There is quite a lot to this book, the creation of it, and its reception. Much of this I am not able to reveal for reasons that would be very apparent if you were to read it. Codex Seraphinianus is written by Luigi Serafini who is an architect and designer, who pulled this book together in 1981. Very few copies are available, and what exists is extremely expensive, even for Amazon Books, hovering around $500 a copy.
There are quite a bit of illustrations and design to this book that is as much stunning as it is fascinating. At points along the way, this is considered to be Asemic writing or writing without words. There are illustrations that will harken you back to Dali and other surrealists, and the design of the book is meant to pair together both the visual arts and the lack of verbal/textual/lexicographal language.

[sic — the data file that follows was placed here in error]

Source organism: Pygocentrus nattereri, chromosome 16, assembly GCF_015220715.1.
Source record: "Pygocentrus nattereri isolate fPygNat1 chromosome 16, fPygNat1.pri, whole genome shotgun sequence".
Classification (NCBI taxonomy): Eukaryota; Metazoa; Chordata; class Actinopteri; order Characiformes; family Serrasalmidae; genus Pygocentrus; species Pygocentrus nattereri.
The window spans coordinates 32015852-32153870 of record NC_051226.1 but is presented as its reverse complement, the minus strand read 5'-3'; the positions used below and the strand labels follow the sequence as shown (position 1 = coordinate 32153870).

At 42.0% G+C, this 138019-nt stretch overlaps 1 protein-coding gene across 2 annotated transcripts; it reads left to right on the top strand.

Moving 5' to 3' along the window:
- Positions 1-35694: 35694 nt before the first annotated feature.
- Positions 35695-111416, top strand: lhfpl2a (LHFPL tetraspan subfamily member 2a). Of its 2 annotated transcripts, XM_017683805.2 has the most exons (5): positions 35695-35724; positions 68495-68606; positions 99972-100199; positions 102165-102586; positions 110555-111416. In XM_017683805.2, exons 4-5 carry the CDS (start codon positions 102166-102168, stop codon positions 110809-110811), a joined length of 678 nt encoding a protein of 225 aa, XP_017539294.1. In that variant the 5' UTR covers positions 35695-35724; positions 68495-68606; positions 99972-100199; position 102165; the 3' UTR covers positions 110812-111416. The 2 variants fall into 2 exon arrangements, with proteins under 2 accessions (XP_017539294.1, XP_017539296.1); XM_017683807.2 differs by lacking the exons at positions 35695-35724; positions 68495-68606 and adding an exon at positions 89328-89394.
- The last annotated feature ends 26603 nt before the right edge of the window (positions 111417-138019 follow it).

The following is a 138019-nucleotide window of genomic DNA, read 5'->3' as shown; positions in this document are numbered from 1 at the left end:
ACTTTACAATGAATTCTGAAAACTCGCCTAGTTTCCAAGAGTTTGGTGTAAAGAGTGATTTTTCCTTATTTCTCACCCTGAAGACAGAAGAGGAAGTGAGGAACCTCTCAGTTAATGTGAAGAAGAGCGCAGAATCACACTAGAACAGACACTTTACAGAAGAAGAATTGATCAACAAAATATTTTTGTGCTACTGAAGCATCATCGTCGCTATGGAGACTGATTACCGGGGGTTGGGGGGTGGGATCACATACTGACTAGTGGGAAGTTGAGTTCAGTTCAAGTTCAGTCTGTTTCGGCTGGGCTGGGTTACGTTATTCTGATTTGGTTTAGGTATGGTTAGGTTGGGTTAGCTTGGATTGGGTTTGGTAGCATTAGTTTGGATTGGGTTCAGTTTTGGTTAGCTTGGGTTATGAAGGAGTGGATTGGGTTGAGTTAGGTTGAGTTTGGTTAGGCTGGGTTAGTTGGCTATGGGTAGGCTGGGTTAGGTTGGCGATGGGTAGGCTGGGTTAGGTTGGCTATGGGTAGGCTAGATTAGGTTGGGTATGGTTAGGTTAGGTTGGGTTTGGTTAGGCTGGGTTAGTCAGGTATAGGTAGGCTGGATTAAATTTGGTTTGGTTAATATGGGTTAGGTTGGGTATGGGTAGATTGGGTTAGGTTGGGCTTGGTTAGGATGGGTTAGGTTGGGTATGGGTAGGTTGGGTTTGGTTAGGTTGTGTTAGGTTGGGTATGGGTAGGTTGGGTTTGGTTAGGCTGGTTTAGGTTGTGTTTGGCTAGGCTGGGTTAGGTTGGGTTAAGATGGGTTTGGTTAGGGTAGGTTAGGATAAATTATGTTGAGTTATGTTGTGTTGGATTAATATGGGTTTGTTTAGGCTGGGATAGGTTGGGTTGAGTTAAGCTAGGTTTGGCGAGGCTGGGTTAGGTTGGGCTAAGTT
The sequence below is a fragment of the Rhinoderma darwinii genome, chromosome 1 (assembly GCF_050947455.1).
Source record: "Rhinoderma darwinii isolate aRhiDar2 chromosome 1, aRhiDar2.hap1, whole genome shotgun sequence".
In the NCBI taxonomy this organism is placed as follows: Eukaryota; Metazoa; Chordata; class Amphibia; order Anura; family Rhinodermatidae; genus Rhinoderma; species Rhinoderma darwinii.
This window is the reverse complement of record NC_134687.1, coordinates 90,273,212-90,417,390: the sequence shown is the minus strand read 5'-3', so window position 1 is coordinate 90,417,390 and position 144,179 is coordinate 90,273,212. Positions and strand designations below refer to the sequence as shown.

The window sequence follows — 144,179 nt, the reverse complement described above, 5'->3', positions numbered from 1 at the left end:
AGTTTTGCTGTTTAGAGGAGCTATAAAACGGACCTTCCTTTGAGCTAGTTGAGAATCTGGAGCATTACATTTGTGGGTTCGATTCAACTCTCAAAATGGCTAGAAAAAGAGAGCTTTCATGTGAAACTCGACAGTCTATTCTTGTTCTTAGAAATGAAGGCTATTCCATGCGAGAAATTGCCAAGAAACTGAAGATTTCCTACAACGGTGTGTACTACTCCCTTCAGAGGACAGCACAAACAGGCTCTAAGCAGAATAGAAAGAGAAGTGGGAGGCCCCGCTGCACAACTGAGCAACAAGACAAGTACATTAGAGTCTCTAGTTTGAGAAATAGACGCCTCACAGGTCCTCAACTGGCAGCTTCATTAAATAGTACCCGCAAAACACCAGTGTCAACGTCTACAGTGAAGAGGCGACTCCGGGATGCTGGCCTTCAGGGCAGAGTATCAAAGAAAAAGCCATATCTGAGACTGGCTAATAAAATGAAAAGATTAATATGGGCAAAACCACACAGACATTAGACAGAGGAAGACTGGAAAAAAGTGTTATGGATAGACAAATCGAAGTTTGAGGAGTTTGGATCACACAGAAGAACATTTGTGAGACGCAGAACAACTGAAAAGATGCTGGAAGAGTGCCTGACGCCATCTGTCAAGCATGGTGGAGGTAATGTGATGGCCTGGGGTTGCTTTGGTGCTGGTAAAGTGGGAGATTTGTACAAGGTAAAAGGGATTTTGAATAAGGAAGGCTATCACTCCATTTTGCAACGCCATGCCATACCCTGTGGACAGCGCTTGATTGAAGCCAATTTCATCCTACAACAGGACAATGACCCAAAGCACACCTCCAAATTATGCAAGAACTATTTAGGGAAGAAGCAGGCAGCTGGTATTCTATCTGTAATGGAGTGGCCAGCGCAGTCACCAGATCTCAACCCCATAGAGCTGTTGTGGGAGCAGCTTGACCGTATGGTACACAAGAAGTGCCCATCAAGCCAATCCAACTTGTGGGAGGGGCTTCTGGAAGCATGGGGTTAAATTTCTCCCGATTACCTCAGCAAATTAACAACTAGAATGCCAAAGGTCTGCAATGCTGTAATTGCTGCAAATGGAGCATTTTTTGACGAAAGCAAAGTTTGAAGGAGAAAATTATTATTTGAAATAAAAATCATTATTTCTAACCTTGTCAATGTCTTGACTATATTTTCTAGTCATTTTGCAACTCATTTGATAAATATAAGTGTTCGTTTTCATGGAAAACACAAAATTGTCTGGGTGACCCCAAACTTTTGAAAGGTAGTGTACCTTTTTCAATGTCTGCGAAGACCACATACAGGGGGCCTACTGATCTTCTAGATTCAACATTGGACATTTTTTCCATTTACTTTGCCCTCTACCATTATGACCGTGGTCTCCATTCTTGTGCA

The book covers a variety of topics including physics, flora/fauna, food, games architecture, history, and so on. There is a system to the writing, much like a Western writing system (left to right, upper/lower case). The author once gave a talk at the Oxford University Society of Bibliophiles where he expressed that the intent and design of the book was to express a child’s view of books and what is contained in them before a child is able to read or at least read on the level that most books require. The result? The Codex is a fantastic hallucination to adults, but the standard make believe of children before the begin to understand the systems and structures by which we understand the world.
I was made aware of this book through a discussion at work with our boutique marketing design agency who used this book to help us break out of conventional concepts of design and to think more creatively about how to visually express our brand in new ways, rather than steal from current design. Ultimately, the Codex was very helpful in getting our minds to a good place.